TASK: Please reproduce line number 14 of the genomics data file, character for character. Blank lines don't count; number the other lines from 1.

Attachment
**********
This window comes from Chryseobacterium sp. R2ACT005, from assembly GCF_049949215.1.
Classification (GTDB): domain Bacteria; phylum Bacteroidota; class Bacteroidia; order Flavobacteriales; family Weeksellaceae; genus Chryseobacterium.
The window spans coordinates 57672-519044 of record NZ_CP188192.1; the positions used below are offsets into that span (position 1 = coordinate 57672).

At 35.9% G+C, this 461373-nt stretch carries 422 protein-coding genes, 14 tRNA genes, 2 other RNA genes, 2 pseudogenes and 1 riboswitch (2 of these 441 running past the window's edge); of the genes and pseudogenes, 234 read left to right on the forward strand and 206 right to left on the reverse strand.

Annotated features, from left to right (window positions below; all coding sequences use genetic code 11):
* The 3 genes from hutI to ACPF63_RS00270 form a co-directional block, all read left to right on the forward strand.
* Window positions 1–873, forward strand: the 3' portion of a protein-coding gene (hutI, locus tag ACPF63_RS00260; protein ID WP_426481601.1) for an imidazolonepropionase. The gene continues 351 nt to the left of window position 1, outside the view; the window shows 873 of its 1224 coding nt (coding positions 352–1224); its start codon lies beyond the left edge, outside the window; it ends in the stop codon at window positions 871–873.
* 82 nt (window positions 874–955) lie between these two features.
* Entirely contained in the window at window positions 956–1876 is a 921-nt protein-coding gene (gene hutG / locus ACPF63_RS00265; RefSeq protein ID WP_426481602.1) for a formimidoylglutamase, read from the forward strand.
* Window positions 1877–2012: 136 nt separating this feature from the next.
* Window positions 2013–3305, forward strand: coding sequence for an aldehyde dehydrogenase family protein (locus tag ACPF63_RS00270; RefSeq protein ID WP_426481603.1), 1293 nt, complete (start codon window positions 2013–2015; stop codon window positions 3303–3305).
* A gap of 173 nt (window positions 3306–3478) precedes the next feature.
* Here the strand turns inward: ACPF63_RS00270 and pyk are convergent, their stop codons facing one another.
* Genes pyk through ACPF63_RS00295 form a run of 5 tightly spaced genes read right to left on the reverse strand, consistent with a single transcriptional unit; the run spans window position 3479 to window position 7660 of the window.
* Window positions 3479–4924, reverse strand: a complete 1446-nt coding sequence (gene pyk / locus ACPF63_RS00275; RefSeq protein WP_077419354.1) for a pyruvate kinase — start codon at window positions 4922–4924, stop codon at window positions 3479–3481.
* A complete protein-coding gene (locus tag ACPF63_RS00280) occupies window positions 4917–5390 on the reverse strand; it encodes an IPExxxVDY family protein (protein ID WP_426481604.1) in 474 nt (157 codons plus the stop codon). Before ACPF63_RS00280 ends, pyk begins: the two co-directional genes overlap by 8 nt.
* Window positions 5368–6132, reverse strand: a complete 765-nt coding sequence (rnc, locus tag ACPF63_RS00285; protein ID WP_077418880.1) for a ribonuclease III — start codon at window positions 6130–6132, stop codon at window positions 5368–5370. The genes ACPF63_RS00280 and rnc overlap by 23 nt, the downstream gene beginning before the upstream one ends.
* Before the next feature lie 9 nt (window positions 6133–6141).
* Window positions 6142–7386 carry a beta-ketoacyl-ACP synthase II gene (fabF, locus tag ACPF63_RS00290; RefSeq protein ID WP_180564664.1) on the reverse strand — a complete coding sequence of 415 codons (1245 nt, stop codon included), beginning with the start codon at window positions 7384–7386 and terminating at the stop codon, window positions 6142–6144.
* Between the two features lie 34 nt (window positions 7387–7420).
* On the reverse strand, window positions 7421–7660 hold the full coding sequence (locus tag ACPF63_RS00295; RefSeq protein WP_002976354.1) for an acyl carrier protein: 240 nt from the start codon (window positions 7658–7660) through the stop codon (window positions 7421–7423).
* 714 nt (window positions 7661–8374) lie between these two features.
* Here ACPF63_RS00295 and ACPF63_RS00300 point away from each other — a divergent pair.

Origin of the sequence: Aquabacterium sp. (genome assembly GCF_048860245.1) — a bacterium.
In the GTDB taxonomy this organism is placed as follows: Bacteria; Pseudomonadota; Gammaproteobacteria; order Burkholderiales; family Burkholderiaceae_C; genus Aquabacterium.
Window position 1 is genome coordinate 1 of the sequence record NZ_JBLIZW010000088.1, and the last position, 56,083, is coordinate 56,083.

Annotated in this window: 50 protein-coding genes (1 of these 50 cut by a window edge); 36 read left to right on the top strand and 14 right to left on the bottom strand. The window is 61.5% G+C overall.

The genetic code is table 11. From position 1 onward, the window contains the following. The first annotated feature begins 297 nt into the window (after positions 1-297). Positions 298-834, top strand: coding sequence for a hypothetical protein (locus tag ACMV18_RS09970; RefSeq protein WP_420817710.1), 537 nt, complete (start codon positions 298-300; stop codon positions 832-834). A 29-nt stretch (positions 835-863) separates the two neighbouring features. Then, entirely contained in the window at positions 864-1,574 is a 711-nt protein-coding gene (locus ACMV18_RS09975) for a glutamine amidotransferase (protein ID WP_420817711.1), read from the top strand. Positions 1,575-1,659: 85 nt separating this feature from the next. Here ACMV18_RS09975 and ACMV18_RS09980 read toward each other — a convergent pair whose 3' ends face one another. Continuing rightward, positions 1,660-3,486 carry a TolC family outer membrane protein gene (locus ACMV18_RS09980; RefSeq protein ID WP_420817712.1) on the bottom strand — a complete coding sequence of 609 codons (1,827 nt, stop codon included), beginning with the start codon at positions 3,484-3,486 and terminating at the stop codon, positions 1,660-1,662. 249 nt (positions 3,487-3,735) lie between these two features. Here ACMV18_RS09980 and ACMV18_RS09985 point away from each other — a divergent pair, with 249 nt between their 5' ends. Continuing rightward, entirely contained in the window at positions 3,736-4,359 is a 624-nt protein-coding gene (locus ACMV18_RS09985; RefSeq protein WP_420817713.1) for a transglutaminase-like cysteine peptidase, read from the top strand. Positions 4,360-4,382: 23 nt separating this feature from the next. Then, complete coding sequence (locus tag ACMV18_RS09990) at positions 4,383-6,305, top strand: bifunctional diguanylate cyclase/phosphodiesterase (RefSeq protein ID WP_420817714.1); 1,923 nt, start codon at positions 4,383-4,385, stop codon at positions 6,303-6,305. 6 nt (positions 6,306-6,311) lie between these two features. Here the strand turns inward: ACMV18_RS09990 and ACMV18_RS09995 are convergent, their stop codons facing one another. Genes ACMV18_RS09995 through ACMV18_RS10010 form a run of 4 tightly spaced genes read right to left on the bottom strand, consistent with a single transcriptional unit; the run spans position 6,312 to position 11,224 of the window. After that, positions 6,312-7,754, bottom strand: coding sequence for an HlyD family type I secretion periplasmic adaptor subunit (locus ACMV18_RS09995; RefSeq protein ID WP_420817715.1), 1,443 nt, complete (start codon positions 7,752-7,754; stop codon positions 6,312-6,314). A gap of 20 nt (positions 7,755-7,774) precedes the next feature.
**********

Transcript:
* Genes pyk through ACPF63_RS00295 form a run of 5 tightly spaced genes read right to left on the reverse strand, consistent with a single transcriptional unit; the run spans window position 3479 to window position 7660 of the window.